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In this short video, we're gonna have a little bit of a look at the introduction into CPR or cardiopulmonary resuscitation. In the UK between 90,000 and 120,000 people, a year die from sudden cardiac arrest, needlessly a lot of the time. The survival rate is as high 85% if we get it right, 85% is a good figure. In the UK currently, we are getting roughly 15%-17% survivals out of that 85% which is pretty poor really. And it's because a lot of people think cardiopulmonary resuscitation is difficult, they don't understand it properly, and they need to get to the basics. It's no good just doing chest compressions. We have got to understand what we are trying to achieve with the chest compression. There's no point just using a defib without chest compressions because the whole cycle is a team event, it's a chain of events that we need to keep as fluid and as fast and flexible as possible.

So first of all, we look at: What does CPR actually try to achieve? Well, when we do chest compressions on the chest, we need to be in the right place, roughly nipple line across the centre of the chest, your heart is roughly the size of the owner's clench fist and it sits slightly left side of the chest itself, right underneath the sternum. So when we do chest compressions we need to be the centre of the chest nipple line and we need to press five to six centimetres in-depth. The depth is really, really important. A lot of people worry about pressing too hard. Trust me you will never press too hard. Your own natural instincts won't allow you to press too hard, in actual fact the problem is your natural instincts will probably stop you pressing hard enough, so that's the first thing that needs to be understood, five to six centimetres is quite a long way. And what we're trying to do is to press the sternum against the spine on a hard surface.

So firstly, CPR will not work very efficiently or effectively on a bed, in a chair or in a car, because the seat will bounce, the mattress will absorb the compression, the compressions need to be five to six centimetres in depth on a hard surface, the floor, the bedroom floor out of the car onto the road surface. When we compress the chest, what we're actually trying to do is to manually squeeze blood from the heart, and pump that blood up to the brain. And we are roughly 30% efficient, so if we get it right, we are putting 30% of the normal blood flow to the brain, if we get it wrong, we don't press hard enough, or in the wrong place, or we panic, we become very inefficient.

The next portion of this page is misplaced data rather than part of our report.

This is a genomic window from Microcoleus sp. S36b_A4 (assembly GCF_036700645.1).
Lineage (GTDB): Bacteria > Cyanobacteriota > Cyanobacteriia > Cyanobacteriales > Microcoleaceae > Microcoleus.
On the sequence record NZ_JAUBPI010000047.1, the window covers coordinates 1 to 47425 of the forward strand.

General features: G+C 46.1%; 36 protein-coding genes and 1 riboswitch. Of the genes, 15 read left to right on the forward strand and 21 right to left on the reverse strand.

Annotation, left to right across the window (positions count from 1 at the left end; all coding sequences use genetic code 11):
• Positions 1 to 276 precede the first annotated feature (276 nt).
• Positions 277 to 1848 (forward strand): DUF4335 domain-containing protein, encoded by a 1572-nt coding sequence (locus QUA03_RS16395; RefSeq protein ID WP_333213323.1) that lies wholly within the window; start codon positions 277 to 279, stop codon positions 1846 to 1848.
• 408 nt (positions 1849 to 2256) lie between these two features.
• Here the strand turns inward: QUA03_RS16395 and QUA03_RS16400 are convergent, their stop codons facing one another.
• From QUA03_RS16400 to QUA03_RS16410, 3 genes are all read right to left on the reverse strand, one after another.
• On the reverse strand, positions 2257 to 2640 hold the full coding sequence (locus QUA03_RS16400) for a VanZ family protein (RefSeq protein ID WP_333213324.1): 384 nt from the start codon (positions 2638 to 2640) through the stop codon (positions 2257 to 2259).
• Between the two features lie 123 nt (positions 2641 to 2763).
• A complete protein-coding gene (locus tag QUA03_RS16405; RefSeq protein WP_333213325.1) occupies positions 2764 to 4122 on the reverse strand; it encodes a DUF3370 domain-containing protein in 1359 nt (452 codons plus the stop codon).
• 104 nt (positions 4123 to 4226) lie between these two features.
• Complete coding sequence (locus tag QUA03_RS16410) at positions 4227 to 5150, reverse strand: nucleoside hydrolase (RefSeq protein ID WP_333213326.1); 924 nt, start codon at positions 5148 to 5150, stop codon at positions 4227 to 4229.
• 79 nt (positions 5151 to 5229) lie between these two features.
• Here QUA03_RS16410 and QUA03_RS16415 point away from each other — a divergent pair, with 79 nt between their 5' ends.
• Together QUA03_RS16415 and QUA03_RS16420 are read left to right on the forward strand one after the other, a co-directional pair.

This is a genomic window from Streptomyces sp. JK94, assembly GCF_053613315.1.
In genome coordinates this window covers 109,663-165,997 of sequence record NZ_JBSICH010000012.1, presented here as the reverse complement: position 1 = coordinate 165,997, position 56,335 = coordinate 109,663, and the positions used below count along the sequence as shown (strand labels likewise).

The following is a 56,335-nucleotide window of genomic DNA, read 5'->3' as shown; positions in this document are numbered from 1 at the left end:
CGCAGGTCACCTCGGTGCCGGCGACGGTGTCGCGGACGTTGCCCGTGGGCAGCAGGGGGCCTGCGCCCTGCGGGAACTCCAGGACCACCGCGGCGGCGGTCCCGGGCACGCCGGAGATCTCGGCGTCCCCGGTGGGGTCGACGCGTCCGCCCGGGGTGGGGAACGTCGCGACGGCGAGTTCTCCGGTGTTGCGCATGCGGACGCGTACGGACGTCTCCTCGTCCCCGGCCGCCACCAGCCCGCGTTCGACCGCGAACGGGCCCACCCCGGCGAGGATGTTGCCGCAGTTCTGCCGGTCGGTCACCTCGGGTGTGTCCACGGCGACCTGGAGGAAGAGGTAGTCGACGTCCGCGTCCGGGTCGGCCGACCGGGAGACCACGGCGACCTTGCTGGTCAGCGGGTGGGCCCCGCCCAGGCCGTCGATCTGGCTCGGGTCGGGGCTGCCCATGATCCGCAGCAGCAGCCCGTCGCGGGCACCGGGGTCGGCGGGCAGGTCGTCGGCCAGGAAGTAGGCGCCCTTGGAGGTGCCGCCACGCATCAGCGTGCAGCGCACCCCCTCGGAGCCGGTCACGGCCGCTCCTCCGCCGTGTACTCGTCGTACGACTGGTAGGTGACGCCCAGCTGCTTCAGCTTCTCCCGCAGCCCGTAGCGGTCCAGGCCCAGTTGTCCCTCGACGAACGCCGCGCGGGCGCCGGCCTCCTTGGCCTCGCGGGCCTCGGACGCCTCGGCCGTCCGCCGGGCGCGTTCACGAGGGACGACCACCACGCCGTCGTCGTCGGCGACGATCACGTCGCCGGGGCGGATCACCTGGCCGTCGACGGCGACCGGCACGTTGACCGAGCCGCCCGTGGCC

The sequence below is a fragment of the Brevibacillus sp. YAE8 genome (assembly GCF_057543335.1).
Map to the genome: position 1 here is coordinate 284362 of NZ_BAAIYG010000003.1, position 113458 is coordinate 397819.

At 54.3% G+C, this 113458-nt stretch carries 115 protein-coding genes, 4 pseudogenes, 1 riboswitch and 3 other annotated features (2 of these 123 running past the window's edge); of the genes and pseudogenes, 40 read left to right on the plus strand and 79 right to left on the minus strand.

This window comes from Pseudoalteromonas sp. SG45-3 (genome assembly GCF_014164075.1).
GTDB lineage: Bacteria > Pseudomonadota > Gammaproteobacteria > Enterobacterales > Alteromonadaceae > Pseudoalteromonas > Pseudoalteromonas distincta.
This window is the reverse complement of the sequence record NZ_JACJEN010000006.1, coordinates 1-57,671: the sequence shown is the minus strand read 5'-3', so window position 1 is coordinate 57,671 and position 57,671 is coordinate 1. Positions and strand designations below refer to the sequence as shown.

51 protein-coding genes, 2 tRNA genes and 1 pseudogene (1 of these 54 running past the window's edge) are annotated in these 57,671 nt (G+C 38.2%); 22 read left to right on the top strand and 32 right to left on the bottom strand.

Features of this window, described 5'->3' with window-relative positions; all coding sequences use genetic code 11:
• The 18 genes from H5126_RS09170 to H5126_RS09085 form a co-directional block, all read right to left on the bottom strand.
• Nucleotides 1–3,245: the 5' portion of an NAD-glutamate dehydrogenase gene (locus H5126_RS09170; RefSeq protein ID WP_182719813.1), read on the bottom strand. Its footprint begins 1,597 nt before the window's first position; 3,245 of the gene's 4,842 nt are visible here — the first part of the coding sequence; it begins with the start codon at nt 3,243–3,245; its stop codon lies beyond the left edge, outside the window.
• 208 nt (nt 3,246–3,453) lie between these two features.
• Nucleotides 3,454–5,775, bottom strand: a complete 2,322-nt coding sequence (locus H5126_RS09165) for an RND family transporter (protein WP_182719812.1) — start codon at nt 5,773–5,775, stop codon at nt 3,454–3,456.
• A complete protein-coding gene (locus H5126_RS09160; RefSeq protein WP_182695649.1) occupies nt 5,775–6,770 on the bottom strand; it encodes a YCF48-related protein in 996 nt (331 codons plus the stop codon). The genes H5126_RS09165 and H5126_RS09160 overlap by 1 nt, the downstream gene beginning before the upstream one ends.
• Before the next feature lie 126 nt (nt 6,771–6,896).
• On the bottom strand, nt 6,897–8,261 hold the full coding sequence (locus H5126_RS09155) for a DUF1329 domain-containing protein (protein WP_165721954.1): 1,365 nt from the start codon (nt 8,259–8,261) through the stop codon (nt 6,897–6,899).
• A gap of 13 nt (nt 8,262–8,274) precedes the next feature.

The target organ for resuscitation is not the heart, believe it or not, it's the brain. The brain is one part of the body that we can't get back. I can get a heart started very easily, but I can never restart the brain, and the brain will probably be terminally dead after eight minutes, so we need to start resuscitation immediately without any interruptions whatsoever if we stop CPR, Cardiopulmonary resuscitation, it should be for no more than two seconds. And a rule of thumb is if we give breaths it should take two second, one second per breath and then we go straight back into CPR again. The only time we stop for longer than two seconds is when we apply the defib and wait for the defib to analyse.

So if we go back to understanding the compression itself, if we press the sternum five to six centimetre in-depth at 100-120 per minute we get decent blood flow from the heart to the brain. The other thing that a lot of people don't realize is when your heart stops beating, there is approximately 6-8 minutes with the blood oxygen in your bloodstream that's not going anywhere because the heart can't pump it. When you do CPR, what we are actually trying to do is imagine this is a heart and you press down on the sternum, what we do is we squeeze blood from the heart, the next really important part of CPR, is we allow the heart to fully refill, so it's critically important that relieving the pressure we take the pressure totally off the chest wall to allow the chest to expand back to its normal volume which will draw blood back to the heart. So every compression empties the heart and every time we come off the chest completely, we allow the heart to refill. If we go too fast, we become very inefficient, if we go too slow, we are very inefficient, and if we don't take the weight off the chest, we are inefficient.

So CPR, Cardiopulmonary resuscitation is critical that we understand what we are trying to achieve. Good blood flow to the brain from good CPR is the most crucial part of the resuscitation.